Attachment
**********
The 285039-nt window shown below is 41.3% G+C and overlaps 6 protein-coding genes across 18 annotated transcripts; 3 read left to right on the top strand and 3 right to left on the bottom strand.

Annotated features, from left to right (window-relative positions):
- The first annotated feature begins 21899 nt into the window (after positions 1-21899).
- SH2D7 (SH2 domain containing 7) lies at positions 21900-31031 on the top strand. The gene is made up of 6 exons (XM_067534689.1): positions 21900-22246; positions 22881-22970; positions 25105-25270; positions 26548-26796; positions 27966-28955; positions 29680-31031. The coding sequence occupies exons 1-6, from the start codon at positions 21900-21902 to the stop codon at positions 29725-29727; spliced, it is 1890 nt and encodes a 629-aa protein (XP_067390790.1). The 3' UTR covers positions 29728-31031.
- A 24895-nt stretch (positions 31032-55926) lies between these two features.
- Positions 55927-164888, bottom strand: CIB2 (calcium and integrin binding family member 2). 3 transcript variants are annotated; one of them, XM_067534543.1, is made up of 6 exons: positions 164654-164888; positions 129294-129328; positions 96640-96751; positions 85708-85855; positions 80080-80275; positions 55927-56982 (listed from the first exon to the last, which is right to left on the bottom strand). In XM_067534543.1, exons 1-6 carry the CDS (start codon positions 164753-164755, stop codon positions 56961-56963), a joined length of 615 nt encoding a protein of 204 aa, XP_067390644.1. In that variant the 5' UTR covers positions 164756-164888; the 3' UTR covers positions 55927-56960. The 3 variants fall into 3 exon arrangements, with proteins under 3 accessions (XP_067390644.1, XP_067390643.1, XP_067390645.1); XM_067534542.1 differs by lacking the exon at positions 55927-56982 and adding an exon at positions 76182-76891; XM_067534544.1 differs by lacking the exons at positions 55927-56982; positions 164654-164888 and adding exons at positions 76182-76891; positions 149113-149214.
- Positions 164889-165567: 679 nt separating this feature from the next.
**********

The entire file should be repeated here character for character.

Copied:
The 285039-nt window shown below is 41.3% G+C and overlaps 6 protein-coding genes across 18 annotated transcripts; 3 read left to right on the top strand and 3 right to left on the bottom strand.

Annotated features, from left to right (window-relative positions):
- The first annotated feature begins 21899 nt into the window (after positions 1-21899).
- SH2D7 (SH2 domain containing 7) lies at positions 21900-31031 on the top strand. The gene is made up of 6 exons (XM_067534689.1): positions 21900-22246; positions 22881-22970; positions 25105-25270; positions 26548-26796; positions 27966-28955; positions 29680-31031. The coding sequence occupies exons 1-6, from the start codon at positions 21900-21902 to the stop codon at positions 29725-29727; spliced, it is 1890 nt and encodes a 629-aa protein (XP_067390790.1). The 3' UTR covers positions 29728-31031.
- A 24895-nt stretch (positions 31032-55926) lies between these two features.
- Positions 55927-164888, bottom strand: CIB2 (calcium and integrin binding family member 2). 3 transcript variants are annotated; one of them, XM_067534543.1, is made up of 6 exons: positions 164654-164888; positions 129294-129328; positions 96640-96751; positions 85708-85855; positions 80080-80275; positions 55927-56982 (listed from the first exon to the last, which is right to left on the bottom strand). In XM_067534543.1, exons 1-6 carry the CDS (start codon positions 164753-164755, stop codon positions 56961-56963), a joined length of 615 nt encoding a protein of 204 aa, XP_067390644.1. In that variant the 5' UTR covers positions 164756-164888; the 3' UTR covers positions 55927-56960. The 3 variants fall into 3 exon arrangements, with proteins under 3 accessions (XP_067390644.1, XP_067390643.1, XP_067390645.1); XM_067534542.1 differs by lacking the exon at positions 55927-56982 and adding an exon at positions 76182-76891; XM_067534544.1 differs by lacking the exons at positions 55927-56982; positions 164654-164888 and adding exons at positions 76182-76891; positions 149113-149214.
- Positions 164889-165567: 679 nt separating this feature from the next.